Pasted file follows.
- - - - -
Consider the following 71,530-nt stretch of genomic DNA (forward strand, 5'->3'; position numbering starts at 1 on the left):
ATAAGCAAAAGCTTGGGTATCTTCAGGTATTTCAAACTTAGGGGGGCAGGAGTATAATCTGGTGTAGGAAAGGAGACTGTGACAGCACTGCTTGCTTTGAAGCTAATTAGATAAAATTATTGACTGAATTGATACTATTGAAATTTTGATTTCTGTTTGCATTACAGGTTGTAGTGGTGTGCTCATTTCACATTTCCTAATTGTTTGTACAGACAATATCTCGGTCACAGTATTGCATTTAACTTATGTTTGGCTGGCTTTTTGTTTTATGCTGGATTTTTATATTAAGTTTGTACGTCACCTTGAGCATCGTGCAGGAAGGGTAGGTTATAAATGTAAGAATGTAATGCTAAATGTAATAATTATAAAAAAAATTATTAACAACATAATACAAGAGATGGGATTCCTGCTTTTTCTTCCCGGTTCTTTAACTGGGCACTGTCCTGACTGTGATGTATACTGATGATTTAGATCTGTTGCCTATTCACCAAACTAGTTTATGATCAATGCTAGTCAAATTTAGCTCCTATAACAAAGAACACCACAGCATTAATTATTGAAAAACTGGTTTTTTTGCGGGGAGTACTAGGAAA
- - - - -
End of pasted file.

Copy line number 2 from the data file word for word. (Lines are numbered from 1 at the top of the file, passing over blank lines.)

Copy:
ATAAGCAAAAGCTTGGGTATCTTCAGGTATTTCAAACTTAGGGGGGCAGGAGTATAATCTGGTGTAGGAAAGGAGACTGTGACAGCACTGCTTGCTTTGAAGCTAATTAGATAAAATTATTGACTGAATTGATACTATTGAAATTTTGATTTCTGTTTGCATTACAGGTTGTAGTGGTGTGCTCATTTCACATTTCCTAATTGTTTGTACAGACAATATCTCGGTCACAGTATTGCATTTAACTTATGTTTGGCTGGCTTTTTGTTTTATGCTGGATTTTTATATTAAGTTTGTACGTCACCTTGAGCATCGTGCAGGAAGGGTAGGTTATAAATGTAAGAATGTAATGCTAAATGTAATAATTATAAAAAAAATTATTAACAACATAATACAAGAGATGGGATTCCTGCTTTTTCTTCCCGGTTCTTTAACTGGGCACTGTCCTGACTGTGATGTATACTGATGATTTAGATCTGTTGCCTATTCACCAAACTAGTTTATGATCAATGCTAGTCAAATTTAGCTCCTATAACAAAGAACACCACAGCATTAATTATTGAAAAACTGGTTTTTTTGCGGGGAGTACTAGGAAA